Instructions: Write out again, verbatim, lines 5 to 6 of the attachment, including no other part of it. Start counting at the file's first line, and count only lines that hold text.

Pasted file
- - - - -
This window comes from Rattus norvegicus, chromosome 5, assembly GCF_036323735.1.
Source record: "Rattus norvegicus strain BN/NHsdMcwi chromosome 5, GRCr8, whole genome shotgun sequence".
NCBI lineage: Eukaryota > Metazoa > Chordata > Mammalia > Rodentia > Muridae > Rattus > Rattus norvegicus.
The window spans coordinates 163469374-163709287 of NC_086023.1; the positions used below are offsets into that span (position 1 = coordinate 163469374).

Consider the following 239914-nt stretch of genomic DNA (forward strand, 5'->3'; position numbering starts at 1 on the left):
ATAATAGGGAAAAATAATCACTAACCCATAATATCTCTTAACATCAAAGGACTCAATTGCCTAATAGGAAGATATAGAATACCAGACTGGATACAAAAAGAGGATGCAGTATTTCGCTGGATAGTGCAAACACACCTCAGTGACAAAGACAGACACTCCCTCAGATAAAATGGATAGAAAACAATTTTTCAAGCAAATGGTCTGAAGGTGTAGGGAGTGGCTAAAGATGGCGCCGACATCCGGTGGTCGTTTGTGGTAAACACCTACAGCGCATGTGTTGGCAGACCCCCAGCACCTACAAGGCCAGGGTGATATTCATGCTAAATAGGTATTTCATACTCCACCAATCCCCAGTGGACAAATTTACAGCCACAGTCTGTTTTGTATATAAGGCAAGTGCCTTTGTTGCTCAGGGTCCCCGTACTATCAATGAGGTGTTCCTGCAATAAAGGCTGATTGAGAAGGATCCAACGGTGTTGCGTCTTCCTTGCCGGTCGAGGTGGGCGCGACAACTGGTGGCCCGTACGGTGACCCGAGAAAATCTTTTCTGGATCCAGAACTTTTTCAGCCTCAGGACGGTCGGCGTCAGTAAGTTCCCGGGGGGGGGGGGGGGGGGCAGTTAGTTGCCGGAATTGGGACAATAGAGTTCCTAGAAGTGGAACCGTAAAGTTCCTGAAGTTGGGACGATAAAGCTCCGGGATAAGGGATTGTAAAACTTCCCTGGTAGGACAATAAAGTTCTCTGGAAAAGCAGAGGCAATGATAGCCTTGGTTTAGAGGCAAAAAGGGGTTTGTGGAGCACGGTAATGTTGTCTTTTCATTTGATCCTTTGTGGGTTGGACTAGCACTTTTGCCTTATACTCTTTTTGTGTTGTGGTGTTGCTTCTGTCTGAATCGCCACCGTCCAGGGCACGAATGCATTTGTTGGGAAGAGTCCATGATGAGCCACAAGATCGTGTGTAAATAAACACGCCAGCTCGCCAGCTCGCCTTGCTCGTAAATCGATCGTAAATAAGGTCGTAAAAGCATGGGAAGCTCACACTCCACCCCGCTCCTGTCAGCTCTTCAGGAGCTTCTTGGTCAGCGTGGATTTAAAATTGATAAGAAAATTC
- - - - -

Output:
Consider the following 239914-nt stretch of genomic DNA (forward strand, 5'->3'; position numbering starts at 1 on the left):
ATAATAGGGAAAAATAATCACTAACCCATAATATCTCTTAACATCAAAGGACTCAATTGCCTAATAGGAAGATATAGAATACCAGACTGGATACAAAAAGAGGATGCAGTATTTCGCTGGATAGTGCAAACACACCTCAGTGACAAAGACAGACACTCCCTCAGATAAAATGGATAGAAAACAATTTTTCAAGCAAATGGTCTGAAGGTGTAGGGAGTGGCTAAAGATGGCGCCGACATCCGGTGGTCGTTTGTGGTAAACACCTACAGCGCATGTGTTGGCAGACCCCCAGCACCTACAAGGCCAGGGTGATATTCATGCTAAATAGGTATTTCATACTCCACCAATCCCCAGTGGACAAATTTACAGCCACAGTCTGTTTTGTATATAAGGCAAGTGCCTTTGTTGCTCAGGGTCCCCGTACTATCAATGAGGTGTTCCTGCAATAAAGGCTGATTGAGAAGGATCCAACGGTGTTGCGTCTTCCTTGCCGGTCGAGGTGGGCGCGACAACTGGTGGCCCGTACGGTGACCCGAGAAAATCTTTTCTGGATCCAGAACTTTTTCAGCCTCAGGACGGTCGGCGTCAGTAAGTTCCCGGGGGGGGGGGGGGGGGGCAGTTAGTTGCCGGAATTGGGACAATAGAGTTCCTAGAAGTGGAACCGTAAAGTTCCTGAAGTTGGGACGATAAAGCTCCGGGATAAGGGATTGTAAAACTTCCCTGGTAGGACAATAAAGTTCTCTGGAAAAGCAGAGGCAATGATAGCCTTGGTTTAGAGGCAAAAAGGGGTTTGTGGAGCACGGTAATGTTGTCTTTTCATTTGATCCTTTGTGGGTTGGACTAGCACTTTTGCCTTATACTCTTTTTGTGTTGTGGTGTTGCTTCTGTCTGAATCGCCACCGTCCAGGGCACGAATGCATTTGTTGGGAAGAGTCCATGATGAGCCACAAGATCGTGTGTAAATAAACACGCCAGCTCGCCAGCTCGCCTTGCTCGTAAATCGATCGTAAATAAGGTCGTAAAAGCATGGGAAGCTCACACTCCACCCCGCTCCTGTCAGCTCTTCAGGAGCTTCTTGGTCAGCGTGGATTTAAAATTGATAAGAAAATTC